We propose to the United Nations Framework Convention on Climate Change (UNFCCC) that:
- Eco-justice as well as economic justice should be a primary consideration in all Climate Change deliberations under the United Nations Framework Convention on Climate Change (UNFCCC).
- The Convention should pursue the emission reductions of Greenhouse Gases particularly in the developed countries.
- The principle of equity and equal per-capita emissions should guide the Emissions Trading if finally this mechanism is adopted. The emissions trading has to be "supplemental" to the domestic actions taken to reduce the emissions.
- If the Clean Development Mechanism is finally adopted it should be based on the principles of equitable allocations and directed to non-carbon renewable energy technologies.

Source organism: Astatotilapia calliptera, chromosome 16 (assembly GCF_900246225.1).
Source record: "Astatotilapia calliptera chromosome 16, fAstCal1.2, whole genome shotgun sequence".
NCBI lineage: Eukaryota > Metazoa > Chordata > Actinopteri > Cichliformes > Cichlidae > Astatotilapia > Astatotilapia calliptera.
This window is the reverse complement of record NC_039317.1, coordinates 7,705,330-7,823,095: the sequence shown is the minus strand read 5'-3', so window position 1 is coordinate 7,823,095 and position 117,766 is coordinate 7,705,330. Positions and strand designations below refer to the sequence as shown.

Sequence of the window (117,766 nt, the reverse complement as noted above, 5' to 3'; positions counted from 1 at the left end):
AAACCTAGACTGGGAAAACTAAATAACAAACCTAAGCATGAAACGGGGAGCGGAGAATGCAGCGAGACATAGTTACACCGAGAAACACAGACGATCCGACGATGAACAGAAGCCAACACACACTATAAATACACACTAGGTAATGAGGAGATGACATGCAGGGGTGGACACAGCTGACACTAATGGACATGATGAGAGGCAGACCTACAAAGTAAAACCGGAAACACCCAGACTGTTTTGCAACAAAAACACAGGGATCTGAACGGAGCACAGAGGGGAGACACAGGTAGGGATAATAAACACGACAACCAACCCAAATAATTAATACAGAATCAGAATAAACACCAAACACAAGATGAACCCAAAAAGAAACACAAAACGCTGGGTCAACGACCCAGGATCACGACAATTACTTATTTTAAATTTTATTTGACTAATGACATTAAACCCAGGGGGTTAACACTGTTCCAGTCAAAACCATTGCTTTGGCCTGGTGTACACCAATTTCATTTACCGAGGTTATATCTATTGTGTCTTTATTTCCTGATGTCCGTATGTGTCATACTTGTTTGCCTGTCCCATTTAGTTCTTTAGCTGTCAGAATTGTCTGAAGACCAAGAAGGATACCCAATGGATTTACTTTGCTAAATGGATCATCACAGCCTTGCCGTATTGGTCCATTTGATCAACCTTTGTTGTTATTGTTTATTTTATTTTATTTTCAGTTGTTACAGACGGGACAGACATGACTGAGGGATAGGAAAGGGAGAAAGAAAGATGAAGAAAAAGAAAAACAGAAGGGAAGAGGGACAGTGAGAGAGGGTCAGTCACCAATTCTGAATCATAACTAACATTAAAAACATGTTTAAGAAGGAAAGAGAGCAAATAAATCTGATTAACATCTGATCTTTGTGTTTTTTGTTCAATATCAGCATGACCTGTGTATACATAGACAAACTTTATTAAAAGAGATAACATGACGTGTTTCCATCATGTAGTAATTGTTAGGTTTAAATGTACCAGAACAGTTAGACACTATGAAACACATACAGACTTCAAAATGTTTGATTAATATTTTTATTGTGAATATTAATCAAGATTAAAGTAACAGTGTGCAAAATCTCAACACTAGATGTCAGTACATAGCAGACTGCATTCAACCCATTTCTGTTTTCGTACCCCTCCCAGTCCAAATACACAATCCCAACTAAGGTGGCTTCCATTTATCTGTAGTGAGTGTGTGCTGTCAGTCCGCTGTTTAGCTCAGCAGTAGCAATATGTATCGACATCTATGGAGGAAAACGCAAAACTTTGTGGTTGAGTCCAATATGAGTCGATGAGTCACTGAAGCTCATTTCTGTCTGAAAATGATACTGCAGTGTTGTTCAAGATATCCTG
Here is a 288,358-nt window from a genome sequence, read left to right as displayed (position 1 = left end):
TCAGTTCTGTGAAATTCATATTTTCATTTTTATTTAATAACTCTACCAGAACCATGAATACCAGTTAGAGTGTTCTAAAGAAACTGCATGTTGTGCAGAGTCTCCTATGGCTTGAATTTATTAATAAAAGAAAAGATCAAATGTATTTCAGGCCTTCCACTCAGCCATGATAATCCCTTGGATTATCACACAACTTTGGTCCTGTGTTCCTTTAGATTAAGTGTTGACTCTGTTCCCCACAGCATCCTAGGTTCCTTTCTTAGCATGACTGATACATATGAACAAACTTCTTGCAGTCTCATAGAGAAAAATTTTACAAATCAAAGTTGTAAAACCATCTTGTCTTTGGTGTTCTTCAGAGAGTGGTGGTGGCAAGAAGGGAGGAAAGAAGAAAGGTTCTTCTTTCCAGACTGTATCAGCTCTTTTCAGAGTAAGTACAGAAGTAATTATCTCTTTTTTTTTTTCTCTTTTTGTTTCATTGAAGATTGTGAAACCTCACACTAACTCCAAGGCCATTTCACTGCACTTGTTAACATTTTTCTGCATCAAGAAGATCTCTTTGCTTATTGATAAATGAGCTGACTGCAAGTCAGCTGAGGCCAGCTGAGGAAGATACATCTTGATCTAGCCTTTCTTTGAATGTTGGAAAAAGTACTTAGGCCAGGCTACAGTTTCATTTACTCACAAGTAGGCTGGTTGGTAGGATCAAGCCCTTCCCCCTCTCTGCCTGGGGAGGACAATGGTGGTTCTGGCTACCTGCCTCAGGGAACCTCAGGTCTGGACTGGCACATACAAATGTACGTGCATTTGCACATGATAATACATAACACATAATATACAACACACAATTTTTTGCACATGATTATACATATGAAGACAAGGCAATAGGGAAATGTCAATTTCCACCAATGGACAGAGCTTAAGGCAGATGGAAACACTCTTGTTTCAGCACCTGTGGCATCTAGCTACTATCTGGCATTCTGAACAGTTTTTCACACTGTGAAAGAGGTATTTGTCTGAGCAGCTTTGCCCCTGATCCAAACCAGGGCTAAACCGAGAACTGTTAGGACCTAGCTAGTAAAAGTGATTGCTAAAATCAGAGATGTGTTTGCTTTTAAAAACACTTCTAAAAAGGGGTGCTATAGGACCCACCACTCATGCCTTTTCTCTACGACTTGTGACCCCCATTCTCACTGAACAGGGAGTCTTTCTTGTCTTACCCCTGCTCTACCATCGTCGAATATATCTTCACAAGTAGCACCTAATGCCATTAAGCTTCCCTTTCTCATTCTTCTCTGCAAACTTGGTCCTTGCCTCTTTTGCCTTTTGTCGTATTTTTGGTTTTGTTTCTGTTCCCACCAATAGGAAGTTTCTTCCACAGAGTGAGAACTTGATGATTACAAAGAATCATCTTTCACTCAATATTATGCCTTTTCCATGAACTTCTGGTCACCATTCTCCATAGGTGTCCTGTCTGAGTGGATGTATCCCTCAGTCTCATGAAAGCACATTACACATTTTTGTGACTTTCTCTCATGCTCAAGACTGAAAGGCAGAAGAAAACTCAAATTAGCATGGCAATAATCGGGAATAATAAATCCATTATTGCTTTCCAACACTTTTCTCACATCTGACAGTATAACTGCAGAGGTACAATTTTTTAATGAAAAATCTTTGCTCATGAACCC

Though we come from various belief systems we have common aspirations for the future generation. As we journey into the third millennium, let us be guided with more spiritual wisdom and knowledge to sustain the Earth, our Home.
The group would like to give recommendations to local, individuals and to the Christian Conference of Asia to take the Climate Change issue as follows:
Local religious organizations
- Special day can be set apart as "eco-day". Special order of worship to be followed during this day.
- Sunday schools/other religious educational schools should include eco-issues in their curriculum.
- Ecological networks should be formed.
- Eco-resource centers should be set up in religious headquarters.
- Eco-task forces can be formed amongst children and youth. These should be involve in the following:
° Force the Government to use clean technology
° Organize writing letters/formation of pressure groups/writing articles to newspapers regarding environmental issues.